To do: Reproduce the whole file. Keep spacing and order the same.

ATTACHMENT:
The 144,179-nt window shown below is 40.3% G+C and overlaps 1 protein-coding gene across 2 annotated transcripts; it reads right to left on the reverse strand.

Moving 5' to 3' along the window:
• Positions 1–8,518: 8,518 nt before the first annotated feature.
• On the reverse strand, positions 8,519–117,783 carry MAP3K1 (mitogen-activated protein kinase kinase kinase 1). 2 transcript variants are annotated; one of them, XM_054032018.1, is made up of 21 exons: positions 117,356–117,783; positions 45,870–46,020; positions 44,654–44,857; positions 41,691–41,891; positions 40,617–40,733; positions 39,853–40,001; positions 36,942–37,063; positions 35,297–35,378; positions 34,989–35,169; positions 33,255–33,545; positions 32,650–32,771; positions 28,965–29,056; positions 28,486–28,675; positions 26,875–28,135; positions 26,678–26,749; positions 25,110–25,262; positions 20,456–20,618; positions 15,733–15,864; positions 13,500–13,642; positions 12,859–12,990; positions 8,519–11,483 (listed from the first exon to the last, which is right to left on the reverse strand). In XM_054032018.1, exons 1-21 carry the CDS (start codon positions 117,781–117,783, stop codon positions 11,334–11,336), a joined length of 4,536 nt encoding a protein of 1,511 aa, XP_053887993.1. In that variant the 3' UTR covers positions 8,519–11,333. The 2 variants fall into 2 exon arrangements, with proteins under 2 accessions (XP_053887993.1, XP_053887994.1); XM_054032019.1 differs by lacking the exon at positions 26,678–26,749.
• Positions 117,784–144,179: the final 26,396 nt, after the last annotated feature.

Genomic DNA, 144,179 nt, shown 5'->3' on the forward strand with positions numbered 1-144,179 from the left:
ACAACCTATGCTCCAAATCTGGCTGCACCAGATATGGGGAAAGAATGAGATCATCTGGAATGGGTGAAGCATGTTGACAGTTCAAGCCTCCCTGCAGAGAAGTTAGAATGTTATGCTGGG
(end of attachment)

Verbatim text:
The 144,179-nt window shown below is 40.3% G+C and overlaps 1 protein-coding gene across 2 annotated transcripts; it reads right to left on the reverse strand.

Moving 5' to 3' along the window:
• Positions 1–8,518: 8,518 nt before the first annotated feature.
• On the reverse strand, positions 8,519–117,783 carry MAP3K1 (mitogen-activated protein kinase kinase kinase 1). 2 transcript variants are annotated; one of them, XM_054032018.1, is made up of 21 exons: positions 117,356–117,783; positions 45,870–46,020; positions 44,654–44,857; positions 41,691–41,891; positions 40,617–40,733; positions 39,853–40,001; positions 36,942–37,063; positions 35,297–35,378; positions 34,989–35,169; positions 33,255–33,545; positions 32,650–32,771; positions 28,965–29,056; positions 28,486–28,675; positions 26,875–28,135; positions 26,678–26,749; positions 25,110–25,262; positions 20,456–20,618; positions 15,733–15,864; positions 13,500–13,642; positions 12,859–12,990; positions 8,519–11,483 (listed from the first exon to the last, which is right to left on the reverse strand). In XM_054032018.1, exons 1-21 carry the CDS (start codon positions 117,781–117,783, stop codon positions 11,334–11,336), a joined length of 4,536 nt encoding a protein of 1,511 aa, XP_053887993.1. In that variant the 3' UTR covers positions 8,519–11,333. The 2 variants fall into 2 exon arrangements, with proteins under 2 accessions (XP_053887993.1, XP_053887994.1); XM_054032019.1 differs by lacking the exon at positions 26,678–26,749.
• Positions 117,784–144,179: the final 26,396 nt, after the last annotated feature.

Genomic DNA, 144,179 nt, shown 5'->3' on the forward strand with positions numbered 1-144,179 from the left:
ACAACCTATGCTCCAAATCTGGCTGCACCAGATATGGGGAAAGAATGAGATCATCTGGAATGGGTGAAGCATGTTGACAGTTCAAGCCTCCCTGCAGAGAAGTTAGAATGTTATGCTGGG